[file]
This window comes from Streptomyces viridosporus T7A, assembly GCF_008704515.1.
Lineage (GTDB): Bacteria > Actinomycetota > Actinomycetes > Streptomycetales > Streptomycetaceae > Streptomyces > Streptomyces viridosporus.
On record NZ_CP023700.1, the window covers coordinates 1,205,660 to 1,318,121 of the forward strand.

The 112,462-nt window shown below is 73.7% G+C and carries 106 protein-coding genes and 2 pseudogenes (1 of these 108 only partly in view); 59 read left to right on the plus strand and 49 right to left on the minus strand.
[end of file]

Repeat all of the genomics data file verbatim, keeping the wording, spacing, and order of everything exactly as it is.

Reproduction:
This window comes from Streptomyces viridosporus T7A, assembly GCF_008704515.1.
Lineage (GTDB): Bacteria > Actinomycetota > Actinomycetes > Streptomycetales > Streptomycetaceae > Streptomyces > Streptomyces viridosporus.
On record NZ_CP023700.1, the window covers coordinates 1,205,660 to 1,318,121 of the forward strand.

The 112,462-nt window shown below is 73.7% G+C and carries 106 protein-coding genes and 2 pseudogenes (1 of these 108 only partly in view); 59 read left to right on the plus strand and 49 right to left on the minus strand.